Re: Deploying new versions [Was: Versioning HTML at the

Marc VanHeyningen (
Mon, 31 Oct 1994 05:00:34 +0100

Thus wrote: Brian Behlendorf
>Well, fine, servers serve HTML 2.0 docs as "text/html" and
>HTML 3.0 docs as "text/html; version=3.0". Browsers that implement all
>or part of HTML 3.0 should send an Accept field of "text.html;
>version=3.0", so servers can optionally be intelligent about what
>versions of documents they serve. The only missing link I see is how
>document authors tell servers their documents are HTML 3.0 - most servers
>base this on file extension (i.e., .html files are "text/html") so I
>don't see an easy way around defining a common file extension like .htm3
>or something.

Well, filename extension mappings are mostly a local problem. There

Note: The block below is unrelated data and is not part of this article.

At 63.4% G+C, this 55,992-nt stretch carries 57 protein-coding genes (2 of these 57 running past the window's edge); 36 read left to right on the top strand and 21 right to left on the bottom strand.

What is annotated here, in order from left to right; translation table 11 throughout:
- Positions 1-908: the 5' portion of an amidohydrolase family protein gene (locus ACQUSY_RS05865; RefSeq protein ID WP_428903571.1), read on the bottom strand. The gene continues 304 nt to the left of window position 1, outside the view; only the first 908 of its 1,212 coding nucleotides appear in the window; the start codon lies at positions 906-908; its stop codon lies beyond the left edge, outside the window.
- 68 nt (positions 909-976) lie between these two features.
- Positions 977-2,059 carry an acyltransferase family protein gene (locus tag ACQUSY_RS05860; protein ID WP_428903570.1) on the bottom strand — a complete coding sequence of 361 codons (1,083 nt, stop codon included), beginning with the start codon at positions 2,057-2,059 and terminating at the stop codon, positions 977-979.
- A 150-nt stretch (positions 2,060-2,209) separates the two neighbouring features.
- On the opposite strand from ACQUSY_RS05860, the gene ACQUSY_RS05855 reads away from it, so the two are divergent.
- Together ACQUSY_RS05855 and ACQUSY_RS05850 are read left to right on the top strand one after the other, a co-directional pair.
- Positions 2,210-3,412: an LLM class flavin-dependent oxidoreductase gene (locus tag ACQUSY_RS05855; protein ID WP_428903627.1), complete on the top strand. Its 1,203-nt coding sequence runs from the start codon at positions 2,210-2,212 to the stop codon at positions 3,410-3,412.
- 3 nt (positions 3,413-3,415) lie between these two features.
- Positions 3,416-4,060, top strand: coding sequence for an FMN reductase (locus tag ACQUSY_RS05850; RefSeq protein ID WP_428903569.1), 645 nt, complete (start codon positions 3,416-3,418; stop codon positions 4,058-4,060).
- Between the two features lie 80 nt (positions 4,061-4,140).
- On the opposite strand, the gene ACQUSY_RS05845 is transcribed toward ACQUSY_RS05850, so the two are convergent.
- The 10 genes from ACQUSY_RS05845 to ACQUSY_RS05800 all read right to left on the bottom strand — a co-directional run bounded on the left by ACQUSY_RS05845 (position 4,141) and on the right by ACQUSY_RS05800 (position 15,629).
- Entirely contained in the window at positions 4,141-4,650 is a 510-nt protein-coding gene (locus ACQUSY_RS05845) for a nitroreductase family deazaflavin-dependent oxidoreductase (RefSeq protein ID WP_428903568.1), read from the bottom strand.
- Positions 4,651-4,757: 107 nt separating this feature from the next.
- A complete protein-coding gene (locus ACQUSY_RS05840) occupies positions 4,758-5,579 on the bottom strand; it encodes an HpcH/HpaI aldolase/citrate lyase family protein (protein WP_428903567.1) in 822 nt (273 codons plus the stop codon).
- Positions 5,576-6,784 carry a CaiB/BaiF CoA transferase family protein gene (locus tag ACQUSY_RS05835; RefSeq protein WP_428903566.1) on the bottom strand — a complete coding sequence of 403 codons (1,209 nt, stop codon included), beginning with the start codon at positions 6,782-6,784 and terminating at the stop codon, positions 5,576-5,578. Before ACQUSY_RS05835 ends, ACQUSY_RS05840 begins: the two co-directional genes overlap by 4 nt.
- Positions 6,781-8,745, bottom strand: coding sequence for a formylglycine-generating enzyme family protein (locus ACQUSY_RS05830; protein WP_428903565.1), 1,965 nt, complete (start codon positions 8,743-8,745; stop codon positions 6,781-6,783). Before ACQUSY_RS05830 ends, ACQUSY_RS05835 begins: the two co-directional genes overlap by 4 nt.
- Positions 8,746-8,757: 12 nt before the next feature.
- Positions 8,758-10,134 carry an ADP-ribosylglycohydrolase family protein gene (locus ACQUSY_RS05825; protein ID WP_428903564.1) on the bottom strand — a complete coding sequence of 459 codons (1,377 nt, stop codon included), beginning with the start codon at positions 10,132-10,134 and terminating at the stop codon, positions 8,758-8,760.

do need to be some additional suggestions.

One needed change is that the HTTP spec needs to at least hint at what
a server should do if a document is requested but the server cannot
deliver it in any of the Accept:ed formats. Return the document as
application/octet-stream? Return an error? Which one?

In any case, this also has problems with existing systems. Servers
could, in principle, assume that accepting "text/html" with no further
qualifiers means support for up to version 2.0, but handling "*/*" and
"*" (what the latter means is beyond me, but NetScape seems to
generate it) is much harder.

I don't think we're willing to declare that "When the client says it
will accept anything, it doesn't really mean *anything*" and require
every server implementation have complete historical knowledge of
client history. This is going to make it mighty difficult for servers
to allow the same document to be available in HTML 2.0 and HTML 3.0 in
a transparent fashion.

Marc VanHeyningen  <>